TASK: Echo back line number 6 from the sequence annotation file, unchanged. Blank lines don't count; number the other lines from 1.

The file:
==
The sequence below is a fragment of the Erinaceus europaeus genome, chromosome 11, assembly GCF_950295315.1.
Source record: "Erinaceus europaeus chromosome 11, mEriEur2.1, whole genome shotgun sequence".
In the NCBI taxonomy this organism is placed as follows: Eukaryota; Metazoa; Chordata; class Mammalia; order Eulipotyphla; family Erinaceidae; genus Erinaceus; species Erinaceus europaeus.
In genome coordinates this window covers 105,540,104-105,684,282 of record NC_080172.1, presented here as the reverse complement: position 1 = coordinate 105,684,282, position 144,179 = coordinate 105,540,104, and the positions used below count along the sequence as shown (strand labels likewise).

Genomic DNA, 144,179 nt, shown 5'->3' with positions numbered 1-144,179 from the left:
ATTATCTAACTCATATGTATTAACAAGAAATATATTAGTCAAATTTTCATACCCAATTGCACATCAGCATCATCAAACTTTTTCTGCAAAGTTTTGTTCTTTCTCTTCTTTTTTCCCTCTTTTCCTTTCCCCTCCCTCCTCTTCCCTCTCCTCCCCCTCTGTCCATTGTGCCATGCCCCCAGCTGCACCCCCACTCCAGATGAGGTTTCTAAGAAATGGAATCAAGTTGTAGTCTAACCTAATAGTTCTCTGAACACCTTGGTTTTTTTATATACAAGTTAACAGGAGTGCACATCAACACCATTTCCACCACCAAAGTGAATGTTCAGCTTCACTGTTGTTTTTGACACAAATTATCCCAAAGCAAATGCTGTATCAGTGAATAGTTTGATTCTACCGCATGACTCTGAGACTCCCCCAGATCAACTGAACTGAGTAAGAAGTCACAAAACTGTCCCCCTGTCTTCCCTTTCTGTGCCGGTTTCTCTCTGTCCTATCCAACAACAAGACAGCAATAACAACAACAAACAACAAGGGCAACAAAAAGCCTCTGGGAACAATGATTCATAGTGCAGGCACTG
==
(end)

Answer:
ATTATCTAACTCATATGTATTAACAAGAAATATATTAGTCAAATTTTCATACCCAATTGCACATCAGCATCATCAAACTTTTTCTGCAAAGTTTTGTTCTTTCTCTTCTTTTTTCCCTCTTTTCCTTTCCCCTCCCTCCTCTTCCCTCTCCTCCCCCTCTGTCCATTGTGCCATGCCCCCAGCTGCACCCCCACTCCAGATGAGGTTTCTAAGAAATGGAATCAAGTTGTAGTCTAACCTAATAGTTCTCTGAACACCTTGGTTTTTTTATATACAAGTTAACAGGAGTGCACATCAACACCATTTCCACCACCAAAGTGAATGTTCAGCTTCACTGTTGTTTTTGACACAAATTATCCCAAAGCAAATGCTGTATCAGTGAATAGTTTGATTCTACCGCATGACTCTGAGACTCCCCCAGATCAACTGAACTGAGTAAGAAGTCACAAAACTGTCCCCCTGTCTTCCCTTTCTGTGCCGGTTTCTCTCTGTCCTATCCAACAACAAGACAGCAATAACAACAACAAACAACAAGGGCAACAAAAAGCCTCTGGGAACAATGATTCATAGTGCAGGCACTG